AbstractThe effectiveness of three non-invasive electrophysiological
techniques in the assessment of the subjective hearing thresholds
was evaluated in normal and hearing impaired populations.
1. The Vertex Potential was used to establish objective
auditory thresholds in normal adults and in adults and
children with known hearing defects. Comparison of subjective
and objective hearing thresholds revealed the vertex
potential to be most reliable as a measure of auditory acuity
in the group of normal adults; the groups of adult and child
hearing defects showed both greater discrepancies and variability
between subjective and objective assessment.
2. The Post-Auricular Myogenic Potential was investigated
in two groups of normal adults. It was found to provide a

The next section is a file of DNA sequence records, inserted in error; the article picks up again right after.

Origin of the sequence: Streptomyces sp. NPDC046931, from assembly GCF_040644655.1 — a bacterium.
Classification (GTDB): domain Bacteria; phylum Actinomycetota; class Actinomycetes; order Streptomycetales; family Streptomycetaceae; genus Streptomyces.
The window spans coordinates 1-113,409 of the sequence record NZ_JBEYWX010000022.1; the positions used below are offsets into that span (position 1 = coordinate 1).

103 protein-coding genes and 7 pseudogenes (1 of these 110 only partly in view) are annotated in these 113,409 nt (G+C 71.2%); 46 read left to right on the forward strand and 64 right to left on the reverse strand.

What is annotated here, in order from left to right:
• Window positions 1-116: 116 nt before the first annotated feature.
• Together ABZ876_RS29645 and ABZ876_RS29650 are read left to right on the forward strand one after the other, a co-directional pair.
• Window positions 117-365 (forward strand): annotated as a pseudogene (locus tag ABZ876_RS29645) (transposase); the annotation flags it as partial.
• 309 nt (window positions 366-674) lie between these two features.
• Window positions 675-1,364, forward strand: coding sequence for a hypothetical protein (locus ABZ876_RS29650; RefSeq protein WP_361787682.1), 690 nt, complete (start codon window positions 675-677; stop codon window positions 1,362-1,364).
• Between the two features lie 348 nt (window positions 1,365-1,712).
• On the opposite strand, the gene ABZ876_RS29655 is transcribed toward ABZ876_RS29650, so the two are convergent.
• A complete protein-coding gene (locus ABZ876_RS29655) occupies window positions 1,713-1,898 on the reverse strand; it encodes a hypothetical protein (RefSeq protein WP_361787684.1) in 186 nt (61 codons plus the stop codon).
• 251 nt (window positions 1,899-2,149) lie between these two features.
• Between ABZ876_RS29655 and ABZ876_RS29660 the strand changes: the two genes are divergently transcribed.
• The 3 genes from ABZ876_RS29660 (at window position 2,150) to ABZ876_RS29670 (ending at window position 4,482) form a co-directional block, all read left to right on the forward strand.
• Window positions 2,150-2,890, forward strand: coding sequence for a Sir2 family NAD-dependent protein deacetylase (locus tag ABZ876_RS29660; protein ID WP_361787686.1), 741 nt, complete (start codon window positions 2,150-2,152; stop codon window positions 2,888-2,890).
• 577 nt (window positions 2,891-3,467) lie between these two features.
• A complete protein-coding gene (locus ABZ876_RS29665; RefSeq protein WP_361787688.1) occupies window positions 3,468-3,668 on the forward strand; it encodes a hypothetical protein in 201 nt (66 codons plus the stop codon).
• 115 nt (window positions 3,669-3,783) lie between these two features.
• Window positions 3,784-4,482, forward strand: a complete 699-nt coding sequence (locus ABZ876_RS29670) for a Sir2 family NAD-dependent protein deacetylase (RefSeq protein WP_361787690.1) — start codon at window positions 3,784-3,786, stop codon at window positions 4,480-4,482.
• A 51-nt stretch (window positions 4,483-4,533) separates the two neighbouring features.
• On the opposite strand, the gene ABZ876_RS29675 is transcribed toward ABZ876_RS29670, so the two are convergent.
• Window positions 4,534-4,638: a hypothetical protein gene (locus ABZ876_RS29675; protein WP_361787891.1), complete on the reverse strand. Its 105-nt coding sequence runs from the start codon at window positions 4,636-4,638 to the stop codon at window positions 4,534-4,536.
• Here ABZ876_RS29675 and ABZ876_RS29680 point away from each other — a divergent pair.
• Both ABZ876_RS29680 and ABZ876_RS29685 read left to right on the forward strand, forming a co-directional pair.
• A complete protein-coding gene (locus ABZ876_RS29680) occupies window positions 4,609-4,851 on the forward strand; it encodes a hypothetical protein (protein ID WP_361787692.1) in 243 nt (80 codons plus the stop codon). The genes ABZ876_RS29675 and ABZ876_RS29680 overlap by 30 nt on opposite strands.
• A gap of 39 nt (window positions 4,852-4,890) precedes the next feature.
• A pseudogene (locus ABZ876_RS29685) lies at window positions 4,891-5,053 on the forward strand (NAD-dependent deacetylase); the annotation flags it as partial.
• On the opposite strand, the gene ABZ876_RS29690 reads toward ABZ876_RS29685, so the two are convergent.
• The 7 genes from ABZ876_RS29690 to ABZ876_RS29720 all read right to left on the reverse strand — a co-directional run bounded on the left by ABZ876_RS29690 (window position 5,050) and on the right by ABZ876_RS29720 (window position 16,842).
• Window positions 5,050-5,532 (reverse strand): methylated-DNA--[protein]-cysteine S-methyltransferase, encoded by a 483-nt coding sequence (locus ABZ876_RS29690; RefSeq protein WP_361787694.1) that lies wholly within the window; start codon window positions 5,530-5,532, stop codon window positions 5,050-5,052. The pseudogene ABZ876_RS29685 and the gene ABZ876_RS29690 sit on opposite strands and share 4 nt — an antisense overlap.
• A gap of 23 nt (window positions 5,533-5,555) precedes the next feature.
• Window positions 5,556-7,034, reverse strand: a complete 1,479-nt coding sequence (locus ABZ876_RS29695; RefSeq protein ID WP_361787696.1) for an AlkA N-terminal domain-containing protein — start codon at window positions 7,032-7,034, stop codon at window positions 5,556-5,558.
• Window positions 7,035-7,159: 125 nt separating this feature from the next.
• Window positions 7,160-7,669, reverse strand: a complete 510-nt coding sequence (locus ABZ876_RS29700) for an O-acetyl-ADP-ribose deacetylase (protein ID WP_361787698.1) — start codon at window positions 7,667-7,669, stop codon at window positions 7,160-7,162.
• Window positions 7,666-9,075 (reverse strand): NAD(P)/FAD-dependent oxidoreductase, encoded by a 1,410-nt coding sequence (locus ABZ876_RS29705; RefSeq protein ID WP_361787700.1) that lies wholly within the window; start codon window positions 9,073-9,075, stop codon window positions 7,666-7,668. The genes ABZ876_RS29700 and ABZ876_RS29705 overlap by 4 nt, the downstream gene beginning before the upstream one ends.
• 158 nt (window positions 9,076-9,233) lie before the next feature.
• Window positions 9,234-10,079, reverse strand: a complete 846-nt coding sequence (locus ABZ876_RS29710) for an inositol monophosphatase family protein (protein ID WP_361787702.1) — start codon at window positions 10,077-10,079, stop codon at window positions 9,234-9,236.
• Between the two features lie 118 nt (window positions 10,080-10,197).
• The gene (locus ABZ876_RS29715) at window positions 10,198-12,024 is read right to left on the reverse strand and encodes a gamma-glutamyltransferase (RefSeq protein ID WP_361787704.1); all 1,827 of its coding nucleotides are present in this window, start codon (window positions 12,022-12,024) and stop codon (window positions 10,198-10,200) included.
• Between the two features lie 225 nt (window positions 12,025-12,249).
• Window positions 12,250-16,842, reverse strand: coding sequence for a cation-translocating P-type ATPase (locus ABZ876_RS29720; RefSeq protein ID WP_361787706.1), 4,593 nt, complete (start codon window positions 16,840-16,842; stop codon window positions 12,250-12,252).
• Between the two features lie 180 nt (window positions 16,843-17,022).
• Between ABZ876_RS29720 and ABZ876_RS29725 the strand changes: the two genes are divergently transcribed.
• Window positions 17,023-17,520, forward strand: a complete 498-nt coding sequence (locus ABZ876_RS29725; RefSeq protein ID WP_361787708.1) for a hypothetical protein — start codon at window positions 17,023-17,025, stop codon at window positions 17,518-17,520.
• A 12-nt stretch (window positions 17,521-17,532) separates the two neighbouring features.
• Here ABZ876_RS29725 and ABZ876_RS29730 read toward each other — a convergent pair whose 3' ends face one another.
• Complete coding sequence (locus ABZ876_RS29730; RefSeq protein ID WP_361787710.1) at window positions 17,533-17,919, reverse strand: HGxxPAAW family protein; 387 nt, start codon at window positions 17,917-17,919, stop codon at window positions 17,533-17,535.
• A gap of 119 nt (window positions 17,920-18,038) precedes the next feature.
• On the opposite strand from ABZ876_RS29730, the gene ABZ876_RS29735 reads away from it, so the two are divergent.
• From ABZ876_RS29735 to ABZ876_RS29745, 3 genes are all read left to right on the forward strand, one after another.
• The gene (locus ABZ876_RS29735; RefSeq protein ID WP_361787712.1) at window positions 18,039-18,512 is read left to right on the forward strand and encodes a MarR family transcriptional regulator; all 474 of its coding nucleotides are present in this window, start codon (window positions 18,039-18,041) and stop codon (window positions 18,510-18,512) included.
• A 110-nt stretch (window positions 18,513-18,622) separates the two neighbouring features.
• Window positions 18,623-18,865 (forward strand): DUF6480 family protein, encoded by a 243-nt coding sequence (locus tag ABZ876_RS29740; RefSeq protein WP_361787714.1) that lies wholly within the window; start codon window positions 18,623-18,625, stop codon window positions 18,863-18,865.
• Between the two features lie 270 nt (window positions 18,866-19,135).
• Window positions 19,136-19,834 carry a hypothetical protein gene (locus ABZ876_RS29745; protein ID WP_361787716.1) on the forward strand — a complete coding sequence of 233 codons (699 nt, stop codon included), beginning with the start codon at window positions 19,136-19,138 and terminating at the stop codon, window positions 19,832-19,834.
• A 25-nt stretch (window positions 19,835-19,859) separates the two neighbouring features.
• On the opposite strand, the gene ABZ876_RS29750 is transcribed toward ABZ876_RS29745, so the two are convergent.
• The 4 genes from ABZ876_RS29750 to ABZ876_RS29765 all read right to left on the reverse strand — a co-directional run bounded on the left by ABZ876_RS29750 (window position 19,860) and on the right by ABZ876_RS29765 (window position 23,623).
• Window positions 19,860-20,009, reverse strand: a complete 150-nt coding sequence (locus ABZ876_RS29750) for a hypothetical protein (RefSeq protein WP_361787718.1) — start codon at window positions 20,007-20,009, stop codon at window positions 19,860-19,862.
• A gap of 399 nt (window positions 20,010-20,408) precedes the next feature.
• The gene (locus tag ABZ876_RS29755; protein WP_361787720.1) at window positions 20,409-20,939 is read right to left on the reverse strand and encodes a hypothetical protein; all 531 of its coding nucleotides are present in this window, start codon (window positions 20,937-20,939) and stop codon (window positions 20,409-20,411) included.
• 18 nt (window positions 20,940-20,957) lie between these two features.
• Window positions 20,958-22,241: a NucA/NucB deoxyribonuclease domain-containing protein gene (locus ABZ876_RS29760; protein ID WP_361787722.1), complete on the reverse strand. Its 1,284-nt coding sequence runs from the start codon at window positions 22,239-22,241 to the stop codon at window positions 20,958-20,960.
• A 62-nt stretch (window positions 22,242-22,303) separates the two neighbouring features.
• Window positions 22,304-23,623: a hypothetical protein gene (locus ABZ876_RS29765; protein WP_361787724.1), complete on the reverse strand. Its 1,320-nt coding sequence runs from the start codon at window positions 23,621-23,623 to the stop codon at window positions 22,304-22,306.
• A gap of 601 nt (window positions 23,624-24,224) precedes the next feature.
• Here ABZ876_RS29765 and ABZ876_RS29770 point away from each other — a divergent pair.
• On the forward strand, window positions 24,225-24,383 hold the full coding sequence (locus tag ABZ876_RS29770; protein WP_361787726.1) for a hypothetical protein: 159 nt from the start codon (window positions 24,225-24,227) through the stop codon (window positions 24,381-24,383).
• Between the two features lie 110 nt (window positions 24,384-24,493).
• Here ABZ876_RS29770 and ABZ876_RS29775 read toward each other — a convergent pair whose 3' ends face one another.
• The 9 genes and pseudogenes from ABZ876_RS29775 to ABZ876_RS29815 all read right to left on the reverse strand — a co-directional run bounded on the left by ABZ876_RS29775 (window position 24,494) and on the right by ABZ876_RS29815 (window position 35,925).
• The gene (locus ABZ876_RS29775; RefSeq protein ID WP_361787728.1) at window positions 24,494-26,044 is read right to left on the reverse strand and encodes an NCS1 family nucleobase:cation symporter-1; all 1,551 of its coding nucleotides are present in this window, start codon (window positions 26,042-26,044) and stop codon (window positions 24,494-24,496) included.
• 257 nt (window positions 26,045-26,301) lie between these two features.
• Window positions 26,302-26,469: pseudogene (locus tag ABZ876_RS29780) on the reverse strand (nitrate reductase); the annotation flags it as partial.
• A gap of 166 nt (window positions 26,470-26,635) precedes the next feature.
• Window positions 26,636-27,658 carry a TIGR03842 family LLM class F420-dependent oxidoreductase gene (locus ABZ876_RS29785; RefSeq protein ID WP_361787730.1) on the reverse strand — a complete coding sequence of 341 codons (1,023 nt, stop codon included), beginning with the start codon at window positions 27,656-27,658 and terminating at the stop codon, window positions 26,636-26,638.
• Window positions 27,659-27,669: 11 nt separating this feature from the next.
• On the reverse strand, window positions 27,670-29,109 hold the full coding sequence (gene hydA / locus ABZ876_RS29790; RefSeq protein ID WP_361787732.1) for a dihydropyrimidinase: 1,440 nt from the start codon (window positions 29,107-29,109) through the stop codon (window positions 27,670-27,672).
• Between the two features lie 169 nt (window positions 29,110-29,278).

less reliable assessment of auditory acuity than either the
vertex potential or the brainstem potentials mainly on account
of its variability and dependancy on resting muscle tone.
3. Brainstem Evoked Potentials were recorded in a large group
of normal adults. The N4 component (Jewett's V wave)
was found to provide a close and reliable estimation On
subjective hearing level. The observed Stability in the
characteristics of the brainstem potentials would support
their use in neurological assessment, but initial findings
indicate a need for the development of more comprehensive
age and sex related normal data.
Further investigations of the vertex potential using linguistic
and non-linguistic stimuli failed to produce any
clear evidence of the reflection of stimulus meaning in the
characteristics of the vertex potential. The results,
instead, would support the on-response nature of the vertex
potential whose characteristics are primarily determined by
the physical properties of the stimulus.
|Date of Award||1979|
- Linguistic Processing
- Audiological Assessment
- Vertex Potential
- Post Auricular Myogenic Potential
- Brainstem Evoked Potentials